At Clean Gas, we provide full propane systems design and installation for commercial and residential projects, including above-ground propane tanks and under-ground propane tank options. But you might be wondering, what is the difference between above and underground tanks. Let’s find out…
The main difference between an underground and above-ground propane tank is pretty simple, one is in sight above ground and the other is buried underground. If you care about the aesthetics of your home and you are unable to install an above-ground tank in a discrete location on your property, an underground tank is the solution for you.
If you’re thinking about an above-ground tank, it is important you ensure distance requirements are met and necessary permits are obtained, Clean Gas can help you with this process! If you decide an above-ground is the solution for you, a concrete pad or block will be laid for stability of the tank.
If you are considering an underground tank, there is more involved in the installation process. Same as above-ground tanks, it is important you get a proper permit and advice from Clean Gas. Excavation requires workers to ensure the foundation is firm and the tank is installed at least 18” below ground, secured in its location, cathodically protected, and backfilled safely.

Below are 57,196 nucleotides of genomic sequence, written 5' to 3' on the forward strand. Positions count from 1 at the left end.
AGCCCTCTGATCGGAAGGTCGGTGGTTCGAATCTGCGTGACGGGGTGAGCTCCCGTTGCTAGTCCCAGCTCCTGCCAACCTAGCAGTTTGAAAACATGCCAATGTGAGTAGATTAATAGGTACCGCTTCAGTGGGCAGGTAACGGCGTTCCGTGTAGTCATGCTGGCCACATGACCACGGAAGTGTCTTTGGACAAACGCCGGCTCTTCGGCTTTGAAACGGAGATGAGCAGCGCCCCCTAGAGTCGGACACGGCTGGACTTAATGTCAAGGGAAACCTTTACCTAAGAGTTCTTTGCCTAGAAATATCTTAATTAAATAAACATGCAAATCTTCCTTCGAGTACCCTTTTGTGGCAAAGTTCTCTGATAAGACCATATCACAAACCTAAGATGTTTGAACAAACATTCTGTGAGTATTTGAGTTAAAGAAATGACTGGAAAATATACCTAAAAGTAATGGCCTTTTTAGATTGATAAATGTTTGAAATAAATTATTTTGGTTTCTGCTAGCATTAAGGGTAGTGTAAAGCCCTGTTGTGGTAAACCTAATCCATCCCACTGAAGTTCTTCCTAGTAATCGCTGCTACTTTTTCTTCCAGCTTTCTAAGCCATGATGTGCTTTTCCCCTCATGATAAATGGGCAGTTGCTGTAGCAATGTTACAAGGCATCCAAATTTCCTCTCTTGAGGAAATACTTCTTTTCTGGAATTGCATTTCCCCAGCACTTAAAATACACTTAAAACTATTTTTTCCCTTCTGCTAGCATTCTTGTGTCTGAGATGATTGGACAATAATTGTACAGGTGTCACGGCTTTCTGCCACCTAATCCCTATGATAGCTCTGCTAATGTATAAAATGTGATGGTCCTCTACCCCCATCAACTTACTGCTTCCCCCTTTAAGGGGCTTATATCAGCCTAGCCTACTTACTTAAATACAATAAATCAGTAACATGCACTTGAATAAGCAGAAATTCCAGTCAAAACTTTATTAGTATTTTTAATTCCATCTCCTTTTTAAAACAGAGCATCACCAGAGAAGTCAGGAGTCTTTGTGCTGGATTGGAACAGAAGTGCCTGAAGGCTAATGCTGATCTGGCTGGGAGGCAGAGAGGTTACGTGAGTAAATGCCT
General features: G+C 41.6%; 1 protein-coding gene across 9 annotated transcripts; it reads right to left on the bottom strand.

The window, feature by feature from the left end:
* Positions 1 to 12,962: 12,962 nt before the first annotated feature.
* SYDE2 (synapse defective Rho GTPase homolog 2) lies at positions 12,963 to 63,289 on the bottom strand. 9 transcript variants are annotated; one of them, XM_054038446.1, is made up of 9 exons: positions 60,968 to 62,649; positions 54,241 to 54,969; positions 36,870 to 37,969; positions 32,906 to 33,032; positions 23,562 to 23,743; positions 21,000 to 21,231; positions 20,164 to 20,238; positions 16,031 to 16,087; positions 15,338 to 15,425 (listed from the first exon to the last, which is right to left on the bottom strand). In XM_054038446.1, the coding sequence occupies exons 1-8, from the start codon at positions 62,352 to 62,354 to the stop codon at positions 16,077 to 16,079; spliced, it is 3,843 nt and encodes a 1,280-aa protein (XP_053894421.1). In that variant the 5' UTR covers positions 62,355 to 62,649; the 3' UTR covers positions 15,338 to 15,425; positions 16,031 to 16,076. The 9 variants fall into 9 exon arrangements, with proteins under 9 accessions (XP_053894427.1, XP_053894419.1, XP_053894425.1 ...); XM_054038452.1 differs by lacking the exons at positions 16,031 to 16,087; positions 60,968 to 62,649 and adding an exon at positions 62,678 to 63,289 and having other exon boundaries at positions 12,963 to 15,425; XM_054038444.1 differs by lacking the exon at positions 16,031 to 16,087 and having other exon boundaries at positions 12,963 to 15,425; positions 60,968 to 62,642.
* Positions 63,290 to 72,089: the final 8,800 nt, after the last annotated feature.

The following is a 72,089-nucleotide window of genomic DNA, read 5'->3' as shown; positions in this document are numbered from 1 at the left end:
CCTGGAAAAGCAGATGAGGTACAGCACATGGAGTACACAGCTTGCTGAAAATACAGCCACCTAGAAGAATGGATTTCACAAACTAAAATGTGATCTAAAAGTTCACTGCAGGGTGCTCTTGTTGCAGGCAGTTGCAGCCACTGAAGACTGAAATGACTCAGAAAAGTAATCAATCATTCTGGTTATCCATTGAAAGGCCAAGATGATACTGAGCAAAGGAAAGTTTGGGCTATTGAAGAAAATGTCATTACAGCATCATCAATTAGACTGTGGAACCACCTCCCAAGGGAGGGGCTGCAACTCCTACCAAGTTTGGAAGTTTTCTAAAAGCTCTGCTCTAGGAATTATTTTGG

Check out this video to see how an underground tank is installed and this video to see how an above-ground propane tank is installed.
If your property is prone to flooding, above-ground tanks are the better option for you as underground tanks can float. This could happen when the water level in the hole rises above the level of the gas inside the tank.
However, underground tanks are safer in the event of a leak. Because propane is a green fuel, should there be a leak in your tank, no damage will be caused to the water or soil. If there was a leak in an above-ground tank, there is a chance for the fuel to escape into the air and cause a fire hazard.
Above-ground propane tanks are generally easier to maintain due to their accessibility. Underground tanks are cathodically protected from corrosion that must be inspected and tested on a regular basis, which could result in additional costs to the owner. If the cathodic protection is not functioning it will need to be replaced.
If you’re still not sure about whether an above or underground tank is best for your home, chat to a Clean Gas representative who will give you professional advice on a solution that suits your home and lifestyle. Just give us a call on 233-4427 or email email@example.com